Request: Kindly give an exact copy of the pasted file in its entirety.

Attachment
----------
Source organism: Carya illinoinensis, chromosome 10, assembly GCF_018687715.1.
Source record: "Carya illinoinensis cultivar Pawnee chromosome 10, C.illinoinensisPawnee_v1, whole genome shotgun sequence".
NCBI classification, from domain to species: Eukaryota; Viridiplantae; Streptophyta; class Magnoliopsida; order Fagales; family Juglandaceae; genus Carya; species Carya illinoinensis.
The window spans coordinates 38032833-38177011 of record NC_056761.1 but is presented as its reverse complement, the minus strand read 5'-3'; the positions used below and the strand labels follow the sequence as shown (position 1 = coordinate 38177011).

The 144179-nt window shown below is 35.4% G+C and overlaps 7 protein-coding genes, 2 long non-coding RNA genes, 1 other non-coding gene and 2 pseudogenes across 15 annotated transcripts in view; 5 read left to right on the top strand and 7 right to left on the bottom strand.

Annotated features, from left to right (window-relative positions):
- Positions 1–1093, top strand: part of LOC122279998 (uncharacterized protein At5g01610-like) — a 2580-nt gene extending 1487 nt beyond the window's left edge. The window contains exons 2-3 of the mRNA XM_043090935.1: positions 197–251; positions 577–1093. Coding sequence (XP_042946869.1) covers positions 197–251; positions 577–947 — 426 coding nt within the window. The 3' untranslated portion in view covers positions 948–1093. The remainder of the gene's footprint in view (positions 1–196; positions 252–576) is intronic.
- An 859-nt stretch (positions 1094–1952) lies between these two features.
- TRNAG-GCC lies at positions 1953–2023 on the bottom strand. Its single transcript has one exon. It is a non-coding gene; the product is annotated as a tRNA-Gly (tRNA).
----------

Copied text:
Source organism: Carya illinoinensis, chromosome 10, assembly GCF_018687715.1.
Source record: "Carya illinoinensis cultivar Pawnee chromosome 10, C.illinoinensisPawnee_v1, whole genome shotgun sequence".
NCBI classification, from domain to species: Eukaryota; Viridiplantae; Streptophyta; class Magnoliopsida; order Fagales; family Juglandaceae; genus Carya; species Carya illinoinensis.
The window spans coordinates 38032833-38177011 of record NC_056761.1 but is presented as its reverse complement, the minus strand read 5'-3'; the positions used below and the strand labels follow the sequence as shown (position 1 = coordinate 38177011).

The 144179-nt window shown below is 35.4% G+C and overlaps 7 protein-coding genes, 2 long non-coding RNA genes, 1 other non-coding gene and 2 pseudogenes across 15 annotated transcripts in view; 5 read left to right on the top strand and 7 right to left on the bottom strand.

Annotated features, from left to right (window-relative positions):
- Positions 1–1093, top strand: part of LOC122279998 (uncharacterized protein At5g01610-like) — a 2580-nt gene extending 1487 nt beyond the window's left edge. The window contains exons 2-3 of the mRNA XM_043090935.1: positions 197–251; positions 577–1093. Coding sequence (XP_042946869.1) covers positions 197–251; positions 577–947 — 426 coding nt within the window. The 3' untranslated portion in view covers positions 948–1093. The remainder of the gene's footprint in view (positions 1–196; positions 252–576) is intronic.
- An 859-nt stretch (positions 1094–1952) lies between these two features.
- TRNAG-GCC lies at positions 1953–2023 on the bottom strand. Its single transcript has one exon. It is a non-coding gene; the product is annotated as a tRNA-Gly (tRNA).